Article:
In the rules currently governing French presidential elections, unless one candidate receives a majority of the votes, there is a second round in which only the top two first-round candidates are on the ballot. The assumption had been that the first round was a sort of primary in which every political tendency would show its strength. It was assumed that in the second round the two main parties (center-right and center-left) would be the choice for the voters.
In 2002, however, the candidate of the far-right Front National edged out the Socialist Party. The choice for voters was now between the Front National and that of the mainstream right-of-center party. Faced with this choice, the Socialist Party then endorsed the center-right candidate for the second round, allowing him to win overwhelmingly. What had happened was simple. The left and center-left candidates were too many in the first round and this kept the Socialist Party from gaining enough votes to make it into the second round.
The impact of the 2002 elections was traumatic for the French left. The old system was designed for a situation in which there are two main parties. It doesn’t work for a tripartite situation. To keep from repeating this defeat, the Socialist Party decided in 2011 to hold a party primary that was “open” to anyone. This primary was successful in that it kept most, albeit not all, candidates on the left from presenting themselves directly in the first round since they now could present themselves in the Socialist Party’s primary. The openness of the primary led to many centrist voters entering this primary. This made it possible for François Hollande to be victorious over a more left candidate in the Socialist primary. Hollande went on in the second round to defeat the right candidate, President Nicolas Sarkozy.
Now however that Hollande is president, the last thing he wants is a primary that he might lose. On the other hand, he has been losing support within the Socialist Party from segment after segment of more left figures who have been resigning or have been ousted from their positions in the cabinet. He risks the entry of more names on the first round, which might lead to a repetition of what happened in 2002. At the same time, Sarkozy is also faced with a strong demand for a primary within his party, a primary that he is by no means assured of winning.
The problem in both main parties is that they are each divided internally on multiple real issues. For the Socialists and left forces, there is the division between neoliberal versus “welfare state” programs. There is the cleavage on how one defines laïcité – in absolute terms or allowing for cultural identity. And there is the cleavage on whether to strengthen or weaken European institutions. Finally, there is the now hot issue of so-called déchéance de nationalité in which it is proposed that persons who are French citizens by birth may be stripped of their French nationality if convicted of anything defined as aiding terrorism. This was a proposition previously of the right and had been strongly opposed by the Socialist Party. There is much unrest in the party about this reversal of position, which was a response to the vicious attack by the Islamic State on November 13 that transformed public sentiment considerably.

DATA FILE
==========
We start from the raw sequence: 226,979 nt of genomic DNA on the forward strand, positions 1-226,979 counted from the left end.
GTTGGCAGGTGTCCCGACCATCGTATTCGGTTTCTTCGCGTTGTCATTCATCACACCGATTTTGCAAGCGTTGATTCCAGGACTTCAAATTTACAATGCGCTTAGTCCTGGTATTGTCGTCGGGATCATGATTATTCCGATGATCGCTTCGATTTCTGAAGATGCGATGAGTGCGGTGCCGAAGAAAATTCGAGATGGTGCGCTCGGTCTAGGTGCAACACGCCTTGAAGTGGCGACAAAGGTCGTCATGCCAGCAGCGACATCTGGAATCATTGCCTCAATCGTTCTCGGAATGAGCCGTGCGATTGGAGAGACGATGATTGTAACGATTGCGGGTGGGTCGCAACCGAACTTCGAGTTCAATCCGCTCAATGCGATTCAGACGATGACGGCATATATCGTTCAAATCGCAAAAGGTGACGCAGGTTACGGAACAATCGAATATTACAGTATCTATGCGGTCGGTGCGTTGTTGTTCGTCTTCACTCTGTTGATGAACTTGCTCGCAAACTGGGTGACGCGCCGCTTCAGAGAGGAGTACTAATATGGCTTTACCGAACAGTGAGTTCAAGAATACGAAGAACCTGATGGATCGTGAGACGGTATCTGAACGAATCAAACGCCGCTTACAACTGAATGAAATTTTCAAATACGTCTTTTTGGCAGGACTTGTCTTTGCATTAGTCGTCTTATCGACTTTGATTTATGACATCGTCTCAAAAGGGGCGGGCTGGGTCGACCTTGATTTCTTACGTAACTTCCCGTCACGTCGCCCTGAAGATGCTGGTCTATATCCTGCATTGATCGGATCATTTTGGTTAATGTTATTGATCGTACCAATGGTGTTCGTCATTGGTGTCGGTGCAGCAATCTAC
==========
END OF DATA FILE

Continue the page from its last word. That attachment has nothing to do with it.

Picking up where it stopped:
Hollande is now running as the candidate with the conservative position on all these issues. He hopes to win by being the candidate who is fighting terrorism, and therefore deserves the support of centrist individuals. It is this Hollande that the appeal to left forces is trying to force into a public debate.
The parallel with Sanders is that the French group may be tapping into the same popular discontent that Sanders has used to make his bid. The difference is that they are fighting an incumbent president who is ready to use every conceivable pressure to force discipline on party members. We shall know perhaps six months from now whether the French group can be as successful as Sanders.